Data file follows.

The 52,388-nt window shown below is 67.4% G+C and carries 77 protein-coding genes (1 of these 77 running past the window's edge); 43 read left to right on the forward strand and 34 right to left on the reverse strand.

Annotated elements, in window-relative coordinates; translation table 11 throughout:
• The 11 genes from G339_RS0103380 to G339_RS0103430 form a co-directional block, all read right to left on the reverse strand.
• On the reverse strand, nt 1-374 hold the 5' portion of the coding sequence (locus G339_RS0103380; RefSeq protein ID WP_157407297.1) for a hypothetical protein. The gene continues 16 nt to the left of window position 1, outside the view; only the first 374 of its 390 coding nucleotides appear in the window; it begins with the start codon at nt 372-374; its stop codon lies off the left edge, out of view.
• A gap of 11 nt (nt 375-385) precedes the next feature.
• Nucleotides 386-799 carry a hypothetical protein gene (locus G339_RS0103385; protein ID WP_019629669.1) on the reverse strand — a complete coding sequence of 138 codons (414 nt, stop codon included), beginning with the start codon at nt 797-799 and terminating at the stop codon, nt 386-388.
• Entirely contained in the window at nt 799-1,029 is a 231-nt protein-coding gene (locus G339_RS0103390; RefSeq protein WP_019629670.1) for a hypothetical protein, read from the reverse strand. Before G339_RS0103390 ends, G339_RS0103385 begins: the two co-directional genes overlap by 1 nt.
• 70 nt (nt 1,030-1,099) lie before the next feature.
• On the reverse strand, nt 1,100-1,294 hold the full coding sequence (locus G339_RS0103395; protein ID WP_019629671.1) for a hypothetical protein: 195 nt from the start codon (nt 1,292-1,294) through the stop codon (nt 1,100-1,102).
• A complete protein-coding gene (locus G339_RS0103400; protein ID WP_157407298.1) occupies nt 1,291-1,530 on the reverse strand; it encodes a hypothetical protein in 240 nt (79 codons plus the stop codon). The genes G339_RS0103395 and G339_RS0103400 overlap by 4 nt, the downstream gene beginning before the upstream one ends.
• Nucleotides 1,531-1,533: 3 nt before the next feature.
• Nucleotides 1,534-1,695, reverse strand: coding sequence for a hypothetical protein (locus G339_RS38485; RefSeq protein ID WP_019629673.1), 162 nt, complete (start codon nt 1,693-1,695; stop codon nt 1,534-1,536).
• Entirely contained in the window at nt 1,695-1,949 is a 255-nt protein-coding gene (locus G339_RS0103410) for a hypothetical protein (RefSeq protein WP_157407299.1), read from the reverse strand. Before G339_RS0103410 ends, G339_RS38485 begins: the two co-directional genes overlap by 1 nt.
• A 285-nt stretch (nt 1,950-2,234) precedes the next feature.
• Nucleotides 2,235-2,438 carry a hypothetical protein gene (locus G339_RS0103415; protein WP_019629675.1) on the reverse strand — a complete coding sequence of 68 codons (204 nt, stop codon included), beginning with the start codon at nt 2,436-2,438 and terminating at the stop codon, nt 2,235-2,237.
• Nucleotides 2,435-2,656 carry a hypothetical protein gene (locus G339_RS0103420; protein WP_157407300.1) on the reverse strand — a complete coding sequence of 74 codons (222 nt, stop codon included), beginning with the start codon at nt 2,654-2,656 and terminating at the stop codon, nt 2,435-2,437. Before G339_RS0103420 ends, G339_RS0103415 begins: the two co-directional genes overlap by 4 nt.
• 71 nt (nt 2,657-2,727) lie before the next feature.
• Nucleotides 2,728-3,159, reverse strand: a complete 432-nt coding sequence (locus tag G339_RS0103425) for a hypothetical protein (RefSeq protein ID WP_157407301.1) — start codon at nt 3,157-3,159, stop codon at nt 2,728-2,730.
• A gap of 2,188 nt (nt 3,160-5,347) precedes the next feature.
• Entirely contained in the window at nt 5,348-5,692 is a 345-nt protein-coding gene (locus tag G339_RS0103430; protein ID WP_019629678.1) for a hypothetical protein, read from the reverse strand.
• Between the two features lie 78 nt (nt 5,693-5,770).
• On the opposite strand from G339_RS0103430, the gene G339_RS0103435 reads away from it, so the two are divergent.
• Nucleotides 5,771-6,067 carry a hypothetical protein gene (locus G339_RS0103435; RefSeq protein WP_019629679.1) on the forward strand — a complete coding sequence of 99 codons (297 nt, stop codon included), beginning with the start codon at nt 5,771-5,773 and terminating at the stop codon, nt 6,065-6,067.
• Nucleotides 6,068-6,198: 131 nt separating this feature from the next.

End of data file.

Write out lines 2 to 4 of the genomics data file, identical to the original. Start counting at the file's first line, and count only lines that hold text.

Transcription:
Annotated elements, in window-relative coordinates; translation table 11 throughout:
• The 11 genes from G339_RS0103380 to G339_RS0103430 form a co-directional block, all read right to left on the reverse strand.
• On the reverse strand, nt 1-374 hold the 5' portion of the coding sequence (locus G339_RS0103380; RefSeq protein ID WP_157407297.1) for a hypothetical protein. The gene continues 16 nt to the left of window position 1, outside the view; only the first 374 of its 390 coding nucleotides appear in the window; it begins with the start codon at nt 372-374; its stop codon lies off the left edge, out of view.